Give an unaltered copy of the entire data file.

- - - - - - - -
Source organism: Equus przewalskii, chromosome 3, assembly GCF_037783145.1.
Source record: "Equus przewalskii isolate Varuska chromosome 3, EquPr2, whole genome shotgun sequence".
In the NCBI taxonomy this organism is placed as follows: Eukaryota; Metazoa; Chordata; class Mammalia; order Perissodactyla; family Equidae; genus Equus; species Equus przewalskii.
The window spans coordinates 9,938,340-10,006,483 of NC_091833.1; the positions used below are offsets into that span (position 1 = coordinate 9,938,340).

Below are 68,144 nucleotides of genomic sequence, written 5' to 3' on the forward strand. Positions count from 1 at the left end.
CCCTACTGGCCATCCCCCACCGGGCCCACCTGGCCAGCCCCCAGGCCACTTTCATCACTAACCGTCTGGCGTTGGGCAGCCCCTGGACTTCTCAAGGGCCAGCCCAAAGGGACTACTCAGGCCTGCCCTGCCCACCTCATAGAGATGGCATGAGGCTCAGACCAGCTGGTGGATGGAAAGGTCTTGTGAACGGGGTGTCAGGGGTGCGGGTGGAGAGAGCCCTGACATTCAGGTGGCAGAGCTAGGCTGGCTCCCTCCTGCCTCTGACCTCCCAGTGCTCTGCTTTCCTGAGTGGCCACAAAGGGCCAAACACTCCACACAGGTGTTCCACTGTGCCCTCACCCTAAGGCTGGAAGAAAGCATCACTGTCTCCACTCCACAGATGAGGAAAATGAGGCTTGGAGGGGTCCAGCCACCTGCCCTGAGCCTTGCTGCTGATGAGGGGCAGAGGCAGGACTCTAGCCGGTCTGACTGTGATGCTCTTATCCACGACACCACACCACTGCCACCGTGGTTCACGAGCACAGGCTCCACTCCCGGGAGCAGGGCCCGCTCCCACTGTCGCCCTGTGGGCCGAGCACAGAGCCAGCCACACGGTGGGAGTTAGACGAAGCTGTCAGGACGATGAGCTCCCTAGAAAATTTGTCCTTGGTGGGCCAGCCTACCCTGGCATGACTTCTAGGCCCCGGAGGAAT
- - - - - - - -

Source organism: Equus przewalskii, chromosome 3, assembly GCF_037783145.1.
Source record: "Equus przewalskii isolate Varuska chromosome 3, EquPr2, whole genome shotgun sequence".
In the NCBI taxonomy this organism is placed as follows: Eukaryota; Metazoa; Chordata; class Mammalia; order Perissodactyla; family Equidae; genus Equus; species Equus przewalskii.
The window spans coordinates 9,938,340-10,006,483 of NC_091833.1; the positions used below are offsets into that span (position 1 = coordinate 9,938,340).

Below are 68,144 nucleotides of genomic sequence, written 5' to 3' on the forward strand. Positions count from 1 at the left end.
CCCTACTGGCCATCCCCCACCGGGCCCACCTGGCCAGCCCCCAGGCCACTTTCATCACTAACCGTCTGGCGTTGGGCAGCCCCTGGACTTCTCAAGGGCCAGCCCAAAGGGACTACTCAGGCCTGCCCTGCCCACCTCATAGAGATGGCATGAGGCTCAGACCAGCTGGTGGATGGAAAGGTCTTGTGAACGGGGTGTCAGGGGTGCGGGTGGAGAGAGCCCTGACATTCAGGTGGCAGAGCTAGGCTGGCTCCCTCCTGCCTCTGACCTCCCAGTGCTCTGCTTTCCTGAGTGGCCACAAAGGGCCAAACACTCCACACAGGTGTTCCACTGTGCCCTCACCCTAAGGCTGGAAGAAAGCATCACTGTCTCCACTCCACAGATGAGGAAAATGAGGCTTGGAGGGGTCCAGCCACCTGCCCTGAGCCTTGCTGCTGATGAGGGGCAGAGGCAGGACTCTAGCCGGTCTGACTGTGATGCTCTTATCCACGACACCACACCACTGCCACCGTGGTTCACGAGCACAGGCTCCACTCCCGGGAGCAGGGCCCGCTCCCACTGTCGCCCTGTGGGCCGAGCACAGAGCCAGCCACACGGTGGGAGTTAGACGAAGCTGTCAGGACGATGAGCTCCCTAGAAAATTTGTCCTTGGTGGGCCAGCCTACCCTGGCATGACTTCTAGGCCCCGGAGGAAT